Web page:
I discuss here a number of internet-based “dirty tricks” that competitors or others may deploy and which may have serious adverse consequences for you or your business. I also briefly mention the types of remedies which may be available to those victimized in this way. Confusingly Similar Domain Names  In today’s modern web-based commercial world, it is more important than ever to ensure that potential customers  and returning customers are properly connected with your website domain name, and to use domain names that are well-branded and associated with your business. It is not uncommon for competitors, cyber-squatters, or other persons to obtain control of domain names that are confusingly similar to your trademarks, business names, or your domain name. Then there is a real risk that users seeking your website are instead directed elsewhere by that confusingly similar domain name. Recovering a Domain Name In order to recover (transfer to … Read More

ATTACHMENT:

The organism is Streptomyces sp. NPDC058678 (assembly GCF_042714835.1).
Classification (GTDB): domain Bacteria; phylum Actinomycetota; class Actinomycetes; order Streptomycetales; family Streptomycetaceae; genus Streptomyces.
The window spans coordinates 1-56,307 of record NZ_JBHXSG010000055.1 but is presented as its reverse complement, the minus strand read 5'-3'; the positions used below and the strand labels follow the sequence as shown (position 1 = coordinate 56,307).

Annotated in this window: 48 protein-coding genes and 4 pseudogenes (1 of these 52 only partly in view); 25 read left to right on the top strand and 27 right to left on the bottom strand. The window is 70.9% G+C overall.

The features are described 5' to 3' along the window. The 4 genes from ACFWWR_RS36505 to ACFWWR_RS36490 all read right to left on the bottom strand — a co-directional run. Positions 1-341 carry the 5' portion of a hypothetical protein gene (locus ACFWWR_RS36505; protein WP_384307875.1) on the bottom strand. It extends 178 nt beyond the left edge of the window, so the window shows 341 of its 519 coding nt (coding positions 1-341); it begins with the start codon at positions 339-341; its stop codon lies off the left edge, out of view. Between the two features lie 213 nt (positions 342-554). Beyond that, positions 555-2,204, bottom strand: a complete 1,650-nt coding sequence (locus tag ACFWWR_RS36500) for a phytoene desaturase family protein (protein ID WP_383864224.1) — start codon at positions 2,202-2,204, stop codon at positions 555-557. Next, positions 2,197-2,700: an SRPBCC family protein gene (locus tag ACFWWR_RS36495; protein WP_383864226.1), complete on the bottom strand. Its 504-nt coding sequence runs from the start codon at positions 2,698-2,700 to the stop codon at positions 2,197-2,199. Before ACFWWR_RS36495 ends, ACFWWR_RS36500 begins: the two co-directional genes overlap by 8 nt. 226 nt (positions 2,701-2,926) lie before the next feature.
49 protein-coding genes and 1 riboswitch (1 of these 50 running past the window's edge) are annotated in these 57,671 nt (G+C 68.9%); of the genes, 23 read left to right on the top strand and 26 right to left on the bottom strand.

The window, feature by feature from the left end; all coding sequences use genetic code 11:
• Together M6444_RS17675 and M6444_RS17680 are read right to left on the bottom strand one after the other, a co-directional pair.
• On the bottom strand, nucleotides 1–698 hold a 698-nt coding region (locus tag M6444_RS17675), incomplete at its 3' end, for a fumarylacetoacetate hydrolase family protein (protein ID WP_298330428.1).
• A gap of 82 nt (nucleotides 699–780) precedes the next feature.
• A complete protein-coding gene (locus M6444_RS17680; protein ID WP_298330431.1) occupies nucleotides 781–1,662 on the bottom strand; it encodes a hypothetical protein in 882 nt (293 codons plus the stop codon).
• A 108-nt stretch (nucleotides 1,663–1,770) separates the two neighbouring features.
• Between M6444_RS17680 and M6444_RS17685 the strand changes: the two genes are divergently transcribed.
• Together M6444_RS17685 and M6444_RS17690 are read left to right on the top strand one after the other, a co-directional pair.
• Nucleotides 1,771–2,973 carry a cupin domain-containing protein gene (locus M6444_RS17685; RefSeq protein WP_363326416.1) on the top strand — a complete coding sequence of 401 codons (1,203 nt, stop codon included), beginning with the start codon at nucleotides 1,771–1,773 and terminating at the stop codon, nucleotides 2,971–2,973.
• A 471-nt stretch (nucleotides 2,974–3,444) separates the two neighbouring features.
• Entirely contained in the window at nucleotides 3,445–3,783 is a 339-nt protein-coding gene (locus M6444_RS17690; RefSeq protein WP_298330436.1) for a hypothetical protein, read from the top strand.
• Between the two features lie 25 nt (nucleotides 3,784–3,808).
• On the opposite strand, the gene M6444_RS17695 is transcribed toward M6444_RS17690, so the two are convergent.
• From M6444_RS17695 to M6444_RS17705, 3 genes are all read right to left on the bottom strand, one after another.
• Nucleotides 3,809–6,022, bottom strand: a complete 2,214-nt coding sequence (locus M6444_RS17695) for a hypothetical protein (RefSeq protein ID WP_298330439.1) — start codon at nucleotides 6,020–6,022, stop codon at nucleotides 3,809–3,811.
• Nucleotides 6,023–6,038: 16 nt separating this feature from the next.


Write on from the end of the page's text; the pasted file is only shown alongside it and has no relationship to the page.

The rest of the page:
Toronto Arbitrators – Reasonable Fees & Good Availability

David Alderson, LL.B, LL.M (Commercial and Corporate), Q.Arb, Lawyer, Arbitrator and MediatorAgency Arbitrator, Alternative Dispute Resolution (ADR), Arbitration, Arbitrators, Brokerage Arbitrator, Business Arbitrator, Business Dispute Arbitrator, Commercial Arbitration, Commercial Arbitrator, Commercial Lease Arbitrator, Condo Arbitrator, Construction Arbitrator, Distribution Arbitrator, Employment Dispute Arbitrator, Energy Arbitrator, Franchise Arbitrator, Infrastructure Arbitrator, International Commercial Arbitrator, International Joint Venture Arbitrator, Internet Arbitrator, Investment Arbitrator, IT Arbitrator, Joint Venture Arbitrator, Labour Arbitrator, Licensing Arbitrator, Marine Arbitrator, Maritime Arbitrator, Moving Litigation to Arbitration, Partnership Arbitrator, Partnership Dispute Arbitrator, Real Estate Arbitrator, Reinsurance Arbitrator, Roster Arbitrator, Sale of Business Arbitrator, Sale of Goods Arbitrator, Shareholder Arbitrator, Shareholder Dispute Arbitrator, Technology Arbitrator, Transportation Arbitrator0 Comments